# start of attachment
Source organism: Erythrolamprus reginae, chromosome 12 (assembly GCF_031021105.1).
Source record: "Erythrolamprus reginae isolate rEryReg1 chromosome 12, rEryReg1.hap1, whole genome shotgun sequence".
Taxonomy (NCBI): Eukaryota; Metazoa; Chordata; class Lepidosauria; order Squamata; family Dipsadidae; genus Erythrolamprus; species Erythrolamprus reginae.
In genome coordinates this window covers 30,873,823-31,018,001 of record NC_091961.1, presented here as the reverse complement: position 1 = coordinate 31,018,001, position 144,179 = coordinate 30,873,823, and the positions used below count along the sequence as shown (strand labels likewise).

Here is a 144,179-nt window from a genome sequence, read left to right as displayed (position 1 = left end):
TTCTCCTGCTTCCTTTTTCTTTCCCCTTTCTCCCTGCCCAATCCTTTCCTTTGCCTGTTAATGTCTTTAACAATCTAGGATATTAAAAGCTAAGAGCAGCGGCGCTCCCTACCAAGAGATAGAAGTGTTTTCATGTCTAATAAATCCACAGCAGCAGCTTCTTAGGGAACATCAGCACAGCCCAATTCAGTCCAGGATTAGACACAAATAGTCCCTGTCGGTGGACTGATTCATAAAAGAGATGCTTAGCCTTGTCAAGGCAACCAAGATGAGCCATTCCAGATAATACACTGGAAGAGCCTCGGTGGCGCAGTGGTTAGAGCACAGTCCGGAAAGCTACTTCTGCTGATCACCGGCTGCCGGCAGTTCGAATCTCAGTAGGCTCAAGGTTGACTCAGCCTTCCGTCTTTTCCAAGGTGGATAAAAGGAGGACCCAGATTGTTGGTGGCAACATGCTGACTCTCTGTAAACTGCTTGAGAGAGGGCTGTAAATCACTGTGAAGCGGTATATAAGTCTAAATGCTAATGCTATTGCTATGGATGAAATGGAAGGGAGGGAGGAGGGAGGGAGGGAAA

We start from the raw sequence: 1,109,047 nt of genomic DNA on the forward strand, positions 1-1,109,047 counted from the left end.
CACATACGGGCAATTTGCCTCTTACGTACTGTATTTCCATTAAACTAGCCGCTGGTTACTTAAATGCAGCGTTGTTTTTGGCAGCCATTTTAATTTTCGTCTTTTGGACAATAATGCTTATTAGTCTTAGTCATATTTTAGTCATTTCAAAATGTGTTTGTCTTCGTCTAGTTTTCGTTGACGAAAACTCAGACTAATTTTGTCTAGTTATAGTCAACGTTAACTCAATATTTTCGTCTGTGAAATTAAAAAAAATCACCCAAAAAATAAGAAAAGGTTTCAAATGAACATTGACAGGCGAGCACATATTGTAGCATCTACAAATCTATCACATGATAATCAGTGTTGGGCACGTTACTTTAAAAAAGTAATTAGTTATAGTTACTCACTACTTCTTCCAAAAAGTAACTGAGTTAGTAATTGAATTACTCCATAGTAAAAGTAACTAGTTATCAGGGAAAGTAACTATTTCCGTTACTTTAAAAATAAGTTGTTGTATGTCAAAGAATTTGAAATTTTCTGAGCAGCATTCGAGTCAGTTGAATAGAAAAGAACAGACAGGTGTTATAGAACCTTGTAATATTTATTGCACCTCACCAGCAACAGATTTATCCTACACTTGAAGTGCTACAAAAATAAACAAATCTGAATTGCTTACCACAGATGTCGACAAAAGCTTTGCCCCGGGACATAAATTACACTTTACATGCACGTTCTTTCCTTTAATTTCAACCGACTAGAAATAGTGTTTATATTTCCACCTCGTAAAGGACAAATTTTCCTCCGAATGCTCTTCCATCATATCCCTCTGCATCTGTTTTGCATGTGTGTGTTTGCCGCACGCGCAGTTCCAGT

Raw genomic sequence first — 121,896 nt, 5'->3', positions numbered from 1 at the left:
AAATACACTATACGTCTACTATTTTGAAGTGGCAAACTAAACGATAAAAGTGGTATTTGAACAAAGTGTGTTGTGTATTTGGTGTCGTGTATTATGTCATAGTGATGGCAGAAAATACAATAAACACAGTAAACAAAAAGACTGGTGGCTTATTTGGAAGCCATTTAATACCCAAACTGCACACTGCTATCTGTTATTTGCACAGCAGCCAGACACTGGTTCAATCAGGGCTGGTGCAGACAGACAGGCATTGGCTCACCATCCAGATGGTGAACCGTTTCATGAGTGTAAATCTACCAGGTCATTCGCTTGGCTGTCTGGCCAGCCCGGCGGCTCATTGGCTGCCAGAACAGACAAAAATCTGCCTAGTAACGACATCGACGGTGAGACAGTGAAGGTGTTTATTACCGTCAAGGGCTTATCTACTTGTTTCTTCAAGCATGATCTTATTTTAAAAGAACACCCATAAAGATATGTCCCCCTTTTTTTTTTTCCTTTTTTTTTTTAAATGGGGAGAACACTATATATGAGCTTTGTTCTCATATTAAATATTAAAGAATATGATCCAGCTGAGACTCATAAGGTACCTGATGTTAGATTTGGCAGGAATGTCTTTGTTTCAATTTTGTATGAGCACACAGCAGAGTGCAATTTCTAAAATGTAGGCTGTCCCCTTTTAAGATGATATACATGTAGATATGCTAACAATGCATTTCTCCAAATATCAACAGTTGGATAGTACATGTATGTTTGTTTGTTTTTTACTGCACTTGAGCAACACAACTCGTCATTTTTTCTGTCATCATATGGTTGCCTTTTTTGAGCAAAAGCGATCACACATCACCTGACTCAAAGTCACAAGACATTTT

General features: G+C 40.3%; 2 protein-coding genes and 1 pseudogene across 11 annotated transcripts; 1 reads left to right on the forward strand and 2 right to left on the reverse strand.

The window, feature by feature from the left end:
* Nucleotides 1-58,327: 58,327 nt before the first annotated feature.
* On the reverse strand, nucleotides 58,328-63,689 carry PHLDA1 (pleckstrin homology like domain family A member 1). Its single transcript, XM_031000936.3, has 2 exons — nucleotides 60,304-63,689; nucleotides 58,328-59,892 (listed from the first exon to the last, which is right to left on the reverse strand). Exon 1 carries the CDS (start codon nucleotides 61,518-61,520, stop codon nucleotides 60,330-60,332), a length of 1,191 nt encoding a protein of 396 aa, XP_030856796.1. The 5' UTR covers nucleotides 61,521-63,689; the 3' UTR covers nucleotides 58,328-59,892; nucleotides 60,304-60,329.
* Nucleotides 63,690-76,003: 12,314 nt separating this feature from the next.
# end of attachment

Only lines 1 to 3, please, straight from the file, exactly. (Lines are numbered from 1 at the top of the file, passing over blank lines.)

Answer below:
Source organism: Erythrolamprus reginae, chromosome 12 (assembly GCF_031021105.1).
Source record: "Erythrolamprus reginae isolate rEryReg1 chromosome 12, rEryReg1.hap1, whole genome shotgun sequence".
Taxonomy (NCBI): Eukaryota; Metazoa; Chordata; class Lepidosauria; order Squamata; family Dipsadidae; genus Erythrolamprus; species Erythrolamprus reginae.